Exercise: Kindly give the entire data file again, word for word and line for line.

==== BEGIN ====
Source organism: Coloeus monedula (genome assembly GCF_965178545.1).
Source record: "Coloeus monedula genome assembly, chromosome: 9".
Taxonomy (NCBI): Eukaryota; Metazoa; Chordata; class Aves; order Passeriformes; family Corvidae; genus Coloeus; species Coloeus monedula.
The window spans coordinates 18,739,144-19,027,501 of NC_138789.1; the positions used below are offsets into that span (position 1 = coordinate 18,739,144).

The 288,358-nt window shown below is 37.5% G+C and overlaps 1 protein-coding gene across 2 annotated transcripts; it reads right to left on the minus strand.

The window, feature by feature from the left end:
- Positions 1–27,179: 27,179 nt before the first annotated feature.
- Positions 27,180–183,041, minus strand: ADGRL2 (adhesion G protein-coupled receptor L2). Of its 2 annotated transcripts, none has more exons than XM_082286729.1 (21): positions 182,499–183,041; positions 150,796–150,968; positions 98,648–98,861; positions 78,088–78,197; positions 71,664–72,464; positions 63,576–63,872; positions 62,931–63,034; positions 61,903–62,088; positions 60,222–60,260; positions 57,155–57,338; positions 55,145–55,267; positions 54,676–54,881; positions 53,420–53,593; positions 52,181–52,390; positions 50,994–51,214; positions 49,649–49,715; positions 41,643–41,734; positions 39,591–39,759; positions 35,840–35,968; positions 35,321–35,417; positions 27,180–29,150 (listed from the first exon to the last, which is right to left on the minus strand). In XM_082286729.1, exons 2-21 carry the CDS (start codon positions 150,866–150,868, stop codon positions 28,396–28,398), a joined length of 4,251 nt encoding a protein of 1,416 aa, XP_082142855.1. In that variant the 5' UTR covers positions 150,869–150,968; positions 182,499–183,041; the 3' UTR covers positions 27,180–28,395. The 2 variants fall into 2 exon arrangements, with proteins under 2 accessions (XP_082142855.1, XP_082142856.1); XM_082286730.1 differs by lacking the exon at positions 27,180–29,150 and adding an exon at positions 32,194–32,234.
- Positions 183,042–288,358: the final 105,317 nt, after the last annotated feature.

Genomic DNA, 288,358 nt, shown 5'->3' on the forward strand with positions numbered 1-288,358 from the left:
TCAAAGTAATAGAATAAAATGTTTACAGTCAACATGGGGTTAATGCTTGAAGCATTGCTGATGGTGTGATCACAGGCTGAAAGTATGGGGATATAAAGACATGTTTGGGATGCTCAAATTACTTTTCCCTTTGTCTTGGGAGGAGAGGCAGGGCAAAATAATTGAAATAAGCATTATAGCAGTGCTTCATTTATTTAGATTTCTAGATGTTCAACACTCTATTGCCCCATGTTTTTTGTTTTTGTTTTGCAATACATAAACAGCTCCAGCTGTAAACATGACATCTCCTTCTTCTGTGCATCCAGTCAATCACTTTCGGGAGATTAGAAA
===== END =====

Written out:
Source organism: Coloeus monedula (genome assembly GCF_965178545.1).
Source record: "Coloeus monedula genome assembly, chromosome: 9".
Taxonomy (NCBI): Eukaryota; Metazoa; Chordata; class Aves; order Passeriformes; family Corvidae; genus Coloeus; species Coloeus monedula.
The window spans coordinates 18,739,144-19,027,501 of NC_138789.1; the positions used below are offsets into that span (position 1 = coordinate 18,739,144).

The 288,358-nt window shown below is 37.5% G+C and overlaps 1 protein-coding gene across 2 annotated transcripts; it reads right to left on the minus strand.

The window, feature by feature from the left end:
- Positions 1–27,179: 27,179 nt before the first annotated feature.
- Positions 27,180–183,041, minus strand: ADGRL2 (adhesion G protein-coupled receptor L2). Of its 2 annotated transcripts, none has more exons than XM_082286729.1 (21): positions 182,499–183,041; positions 150,796–150,968; positions 98,648–98,861; positions 78,088–78,197; positions 71,664–72,464; positions 63,576–63,872; positions 62,931–63,034; positions 61,903–62,088; positions 60,222–60,260; positions 57,155–57,338; positions 55,145–55,267; positions 54,676–54,881; positions 53,420–53,593; positions 52,181–52,390; positions 50,994–51,214; positions 49,649–49,715; positions 41,643–41,734; positions 39,591–39,759; positions 35,840–35,968; positions 35,321–35,417; positions 27,180–29,150 (listed from the first exon to the last, which is right to left on the minus strand). In XM_082286729.1, exons 2-21 carry the CDS (start codon positions 150,866–150,868, stop codon positions 28,396–28,398), a joined length of 4,251 nt encoding a protein of 1,416 aa, XP_082142855.1. In that variant the 5' UTR covers positions 150,869–150,968; positions 182,499–183,041; the 3' UTR covers positions 27,180–28,395. The 2 variants fall into 2 exon arrangements, with proteins under 2 accessions (XP_082142855.1, XP_082142856.1); XM_082286730.1 differs by lacking the exon at positions 27,180–29,150 and adding an exon at positions 32,194–32,234.
- Positions 183,042–288,358: the final 105,317 nt, after the last annotated feature.

Genomic DNA, 288,358 nt, shown 5'->3' on the forward strand with positions numbered 1-288,358 from the left:
TCAAAGTAATAGAATAAAATGTTTACAGTCAACATGGGGTTAATGCTTGAAGCATTGCTGATGGTGTGATCACAGGCTGAAAGTATGGGGATATAAAGACATGTTTGGGATGCTCAAATTACTTTTCCCTTTGTCTTGGGAGGAGAGGCAGGGCAAAATAATTGAAATAAGCATTATAGCAGTGCTTCATTTATTTAGATTTCTAGATGTTCAACACTCTATTGCCCCATGTTTTTTGTTTTTGTTTTGCAATACATAAACAGCTCCAGCTGTAAACATGACATCTCCTTCTTCTGTGCATCCAGTCAATCACTTTCGGGAGATTAGAAA